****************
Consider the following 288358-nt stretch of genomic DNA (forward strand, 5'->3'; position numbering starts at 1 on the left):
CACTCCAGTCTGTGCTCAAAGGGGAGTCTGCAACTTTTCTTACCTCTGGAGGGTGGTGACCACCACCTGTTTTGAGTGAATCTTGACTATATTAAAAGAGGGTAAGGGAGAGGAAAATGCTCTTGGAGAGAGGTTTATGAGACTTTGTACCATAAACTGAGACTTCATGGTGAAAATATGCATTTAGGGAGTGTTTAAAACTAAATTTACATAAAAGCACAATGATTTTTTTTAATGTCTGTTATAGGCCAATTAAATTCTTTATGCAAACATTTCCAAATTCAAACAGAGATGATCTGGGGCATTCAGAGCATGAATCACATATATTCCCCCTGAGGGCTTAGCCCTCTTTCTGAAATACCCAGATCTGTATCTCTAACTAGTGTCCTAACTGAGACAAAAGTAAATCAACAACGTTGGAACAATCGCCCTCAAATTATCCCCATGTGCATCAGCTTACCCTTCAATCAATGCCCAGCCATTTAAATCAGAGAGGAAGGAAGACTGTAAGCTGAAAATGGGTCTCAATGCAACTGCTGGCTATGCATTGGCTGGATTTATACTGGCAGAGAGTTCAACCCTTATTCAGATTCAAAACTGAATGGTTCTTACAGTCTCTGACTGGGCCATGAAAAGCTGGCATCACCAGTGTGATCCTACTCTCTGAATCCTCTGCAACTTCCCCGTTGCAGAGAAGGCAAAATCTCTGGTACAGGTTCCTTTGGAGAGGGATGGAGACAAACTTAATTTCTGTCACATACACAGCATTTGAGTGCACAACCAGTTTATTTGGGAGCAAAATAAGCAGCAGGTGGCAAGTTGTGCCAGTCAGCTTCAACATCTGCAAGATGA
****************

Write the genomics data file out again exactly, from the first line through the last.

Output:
Consider the following 288358-nt stretch of genomic DNA (forward strand, 5'->3'; position numbering starts at 1 on the left):
CACTCCAGTCTGTGCTCAAAGGGGAGTCTGCAACTTTTCTTACCTCTGGAGGGTGGTGACCACCACCTGTTTTGAGTGAATCTTGACTATATTAAAAGAGGGTAAGGGAGAGGAAAATGCTCTTGGAGAGAGGTTTATGAGACTTTGTACCATAAACTGAGACTTCATGGTGAAAATATGCATTTAGGGAGTGTTTAAAACTAAATTTACATAAAAGCACAATGATTTTTTTTAATGTCTGTTATAGGCCAATTAAATTCTTTATGCAAACATTTCCAAATTCAAACAGAGATGATCTGGGGCATTCAGAGCATGAATCACATATATTCCCCCTGAGGGCTTAGCCCTCTTTCTGAAATACCCAGATCTGTATCTCTAACTAGTGTCCTAACTGAGACAAAAGTAAATCAACAACGTTGGAACAATCGCCCTCAAATTATCCCCATGTGCATCAGCTTACCCTTCAATCAATGCCCAGCCATTTAAATCAGAGAGGAAGGAAGACTGTAAGCTGAAAATGGGTCTCAATGCAACTGCTGGCTATGCATTGGCTGGATTTATACTGGCAGAGAGTTCAACCCTTATTCAGATTCAAAACTGAATGGTTCTTACAGTCTCTGACTGGGCCATGAAAAGCTGGCATCACCAGTGTGATCCTACTCTCTGAATCCTCTGCAACTTCCCCGTTGCAGAGAAGGCAAAATCTCTGGTACAGGTTCCTTTGGAGAGGGATGGAGACAAACTTAATTTCTGTCACATACACAGCATTTGAGTGCACAACCAGTTTATTTGGGAGCAAAATAAGCAGCAGGTGGCAAGTTGTGCCAGTCAGCTTCAACATCTGCAAGATGA